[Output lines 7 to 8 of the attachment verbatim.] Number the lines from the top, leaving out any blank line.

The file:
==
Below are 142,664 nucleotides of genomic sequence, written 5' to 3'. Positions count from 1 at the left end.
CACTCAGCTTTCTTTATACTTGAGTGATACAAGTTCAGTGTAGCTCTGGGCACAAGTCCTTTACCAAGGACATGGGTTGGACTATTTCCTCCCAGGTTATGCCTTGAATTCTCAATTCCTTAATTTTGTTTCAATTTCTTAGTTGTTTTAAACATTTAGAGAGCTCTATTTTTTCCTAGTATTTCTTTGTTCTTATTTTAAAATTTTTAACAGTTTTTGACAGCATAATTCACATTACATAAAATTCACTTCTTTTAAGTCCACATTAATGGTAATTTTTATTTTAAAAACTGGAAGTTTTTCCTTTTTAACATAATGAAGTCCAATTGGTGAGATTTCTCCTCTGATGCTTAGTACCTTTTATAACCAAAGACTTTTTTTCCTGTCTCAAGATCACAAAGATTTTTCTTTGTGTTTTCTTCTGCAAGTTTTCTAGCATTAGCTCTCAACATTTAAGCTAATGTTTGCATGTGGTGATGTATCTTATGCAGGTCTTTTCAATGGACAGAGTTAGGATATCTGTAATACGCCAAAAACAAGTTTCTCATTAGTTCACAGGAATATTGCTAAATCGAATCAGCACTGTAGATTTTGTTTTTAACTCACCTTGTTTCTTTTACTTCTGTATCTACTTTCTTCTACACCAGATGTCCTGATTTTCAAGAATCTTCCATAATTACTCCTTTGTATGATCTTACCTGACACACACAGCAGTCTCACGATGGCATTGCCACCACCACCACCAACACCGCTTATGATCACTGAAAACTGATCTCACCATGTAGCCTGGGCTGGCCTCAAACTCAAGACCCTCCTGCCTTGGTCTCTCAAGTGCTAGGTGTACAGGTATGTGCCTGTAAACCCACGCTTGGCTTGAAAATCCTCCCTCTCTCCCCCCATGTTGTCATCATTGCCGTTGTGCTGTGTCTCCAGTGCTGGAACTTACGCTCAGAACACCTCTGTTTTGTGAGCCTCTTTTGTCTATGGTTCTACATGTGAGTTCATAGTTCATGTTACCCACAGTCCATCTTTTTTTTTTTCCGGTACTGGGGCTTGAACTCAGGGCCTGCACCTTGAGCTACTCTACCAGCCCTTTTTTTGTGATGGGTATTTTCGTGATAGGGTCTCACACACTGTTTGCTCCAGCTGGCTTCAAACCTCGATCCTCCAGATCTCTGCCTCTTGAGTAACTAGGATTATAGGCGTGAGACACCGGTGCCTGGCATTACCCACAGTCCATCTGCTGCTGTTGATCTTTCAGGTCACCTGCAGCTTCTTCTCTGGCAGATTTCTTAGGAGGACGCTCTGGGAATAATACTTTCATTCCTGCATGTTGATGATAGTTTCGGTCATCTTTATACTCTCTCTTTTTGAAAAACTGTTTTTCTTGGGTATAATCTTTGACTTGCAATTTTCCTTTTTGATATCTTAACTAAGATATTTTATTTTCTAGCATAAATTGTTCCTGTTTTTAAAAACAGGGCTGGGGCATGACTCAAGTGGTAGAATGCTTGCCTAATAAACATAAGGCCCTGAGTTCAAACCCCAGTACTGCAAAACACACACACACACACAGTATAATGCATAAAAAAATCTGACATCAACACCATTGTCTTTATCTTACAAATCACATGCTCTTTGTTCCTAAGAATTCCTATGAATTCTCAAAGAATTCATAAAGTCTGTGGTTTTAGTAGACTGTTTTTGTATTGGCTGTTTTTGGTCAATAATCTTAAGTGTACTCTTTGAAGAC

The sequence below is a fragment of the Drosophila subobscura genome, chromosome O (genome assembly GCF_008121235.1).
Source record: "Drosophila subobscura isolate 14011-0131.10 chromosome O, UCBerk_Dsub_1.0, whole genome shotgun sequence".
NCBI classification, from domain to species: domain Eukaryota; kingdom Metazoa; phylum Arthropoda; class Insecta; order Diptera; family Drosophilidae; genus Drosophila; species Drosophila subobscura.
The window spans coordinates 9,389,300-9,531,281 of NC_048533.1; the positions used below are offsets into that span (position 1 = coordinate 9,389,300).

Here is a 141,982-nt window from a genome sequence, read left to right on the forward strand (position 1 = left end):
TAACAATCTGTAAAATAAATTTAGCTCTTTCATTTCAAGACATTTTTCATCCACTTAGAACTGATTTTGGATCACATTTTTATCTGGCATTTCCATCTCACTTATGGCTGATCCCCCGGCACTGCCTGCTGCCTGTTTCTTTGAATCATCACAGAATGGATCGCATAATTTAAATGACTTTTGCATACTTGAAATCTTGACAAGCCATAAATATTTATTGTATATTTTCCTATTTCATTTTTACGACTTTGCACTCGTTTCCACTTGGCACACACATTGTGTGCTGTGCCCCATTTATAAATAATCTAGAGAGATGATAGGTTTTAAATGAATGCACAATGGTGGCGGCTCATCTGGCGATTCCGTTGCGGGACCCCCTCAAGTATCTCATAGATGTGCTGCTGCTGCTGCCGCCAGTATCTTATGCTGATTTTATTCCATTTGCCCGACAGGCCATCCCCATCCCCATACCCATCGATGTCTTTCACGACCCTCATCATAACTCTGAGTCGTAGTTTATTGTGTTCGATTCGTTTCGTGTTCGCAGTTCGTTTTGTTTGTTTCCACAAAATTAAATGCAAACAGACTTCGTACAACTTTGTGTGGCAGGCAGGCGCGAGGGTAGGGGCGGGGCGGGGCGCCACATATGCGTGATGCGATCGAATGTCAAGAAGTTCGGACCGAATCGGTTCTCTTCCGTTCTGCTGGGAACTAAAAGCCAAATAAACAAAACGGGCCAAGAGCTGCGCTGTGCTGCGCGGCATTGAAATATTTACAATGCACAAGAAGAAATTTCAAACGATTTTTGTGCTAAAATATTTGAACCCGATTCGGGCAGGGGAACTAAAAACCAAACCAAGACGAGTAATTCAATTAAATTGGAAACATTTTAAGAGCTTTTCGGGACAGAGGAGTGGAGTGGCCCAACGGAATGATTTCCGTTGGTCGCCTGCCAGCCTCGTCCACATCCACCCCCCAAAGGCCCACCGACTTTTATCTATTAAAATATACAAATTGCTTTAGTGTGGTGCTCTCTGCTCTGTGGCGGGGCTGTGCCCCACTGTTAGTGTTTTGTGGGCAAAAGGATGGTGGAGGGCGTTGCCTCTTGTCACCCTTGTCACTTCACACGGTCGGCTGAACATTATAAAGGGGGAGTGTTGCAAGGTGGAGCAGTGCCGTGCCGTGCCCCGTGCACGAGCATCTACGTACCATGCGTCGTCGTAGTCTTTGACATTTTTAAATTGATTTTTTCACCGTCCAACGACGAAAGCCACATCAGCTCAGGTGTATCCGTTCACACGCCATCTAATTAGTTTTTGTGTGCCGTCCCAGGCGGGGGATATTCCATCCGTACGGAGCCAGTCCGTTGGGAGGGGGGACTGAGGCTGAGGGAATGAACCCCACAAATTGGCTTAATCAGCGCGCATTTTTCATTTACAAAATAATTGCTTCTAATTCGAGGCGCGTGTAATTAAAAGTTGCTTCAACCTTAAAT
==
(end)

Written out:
Here is a 141,982-nt window from a genome sequence, read left to right on the forward strand (position 1 = left end):
TAACAATCTGTAAAATAAATTTAGCTCTTTCATTTCAAGACATTTTTCATCCACTTAGAACTGATTTTGGATCACATTTTTATCTGGCATTTCCATCTCACTTATGGCTGATCCCCCGGCACTGCCTGCTGCCTGTTTCTTTGAATCATCACAGAATGGATCGCATAATTTAAATGACTTTTGCATACTTGAAATCTTGACAAGCCATAAATATTTATTGTATATTTTCCTATTTCATTTTTACGACTTTGCACTCGTTTCCACTTGGCACACACATTGTGTGCTGTGCCCCATTTATAAATAATCTAGAGAGATGATAGGTTTTAAATGAATGCACAATGGTGGCGGCTCATCTGGCGATTCCGTTGCGGGACCCCCTCAAGTATCTCATAGATGTGCTGCTGCTGCTGCCGCCAGTATCTTATGCTGATTTTATTCCATTTGCCCGACAGGCCATCCCCATCCCCATACCCATCGATGTCTTTCACGACCCTCATCATAACTCTGAGTCGTAGTTTATTGTGTTCGATTCGTTTCGTGTTCGCAGTTCGTTTTGTTTGTTTCCACAAAATTAAATGCAAACAGACTTCGTACAACTTTGTGTGGCAGGCAGGCGCGAGGGTAGGGGCGGGGCGGGGCGCCACATATGCGTGATGCGATCGAATGTCAAGAAGTTCGGACCGAATCGGTTCTCTTCCGTTCTGCTGGGAACTAAAAGCCAAATAAACAAAACGGGCCAAGAGCTGCGCTGTGCTGCGCGGCATTGAAATATTTACAATGCACAAGAAGAAATTTCAAACGATTTTTGTGCTAAAATATTTGAACCCGATTCGGGCAGGGGAACTAAAAACCAAACCAAGACGAGTAATTCAATTAAATTGGAAACATTTTAAGAGCTTTTCGGGACAGAGGAGTGGAGTGGCCCAACGGAATGATTTCCGTTGGTCGCCTGCCAGCCTCGTCCACATCCACCCCCCAAAGGCCCACCGACTTTTATCTATTAAAATATACAAATTGCTTTAGTGTGGTGCTCTCTGCTCTGTGGCGGGGCTGTGCCCCACTGTTAGTGTTTTGTGGGCAAAAGGATGGTGGAGGGCGTTGCCTCTTGTCACCCTTGTCACTTCACACGGTCGGCTGAACATTATAAAGGGGGAGTGTTGCAAGGTGGAGCAGTGCCGTGCCGTGCCCCGTGCACGAGCATCTACGTACCATGCGTCGTCGTAGTCTTTGACATTTTTAAATTGATTTTTTCACCGTCCAACGACGAAAGCCACATCAGCTCAGGTGTATCCGTTCACACGCCATCTAATTAGTTTTTGTGTGCCGTCCCAGGCGGGGGATATTCCATCCGTACGGAGCCAGTCCGTTGGGAGGGGGGACTGAGGCTGAGGGAATGAACCCCACAAATTGGCTTAATCAGCGCGCATTTTTCATTTACAAAATAATTGCTTCTAATTCGAGGCGCGTGTAATTAAAAGTTGCTTCAACCTTAAAT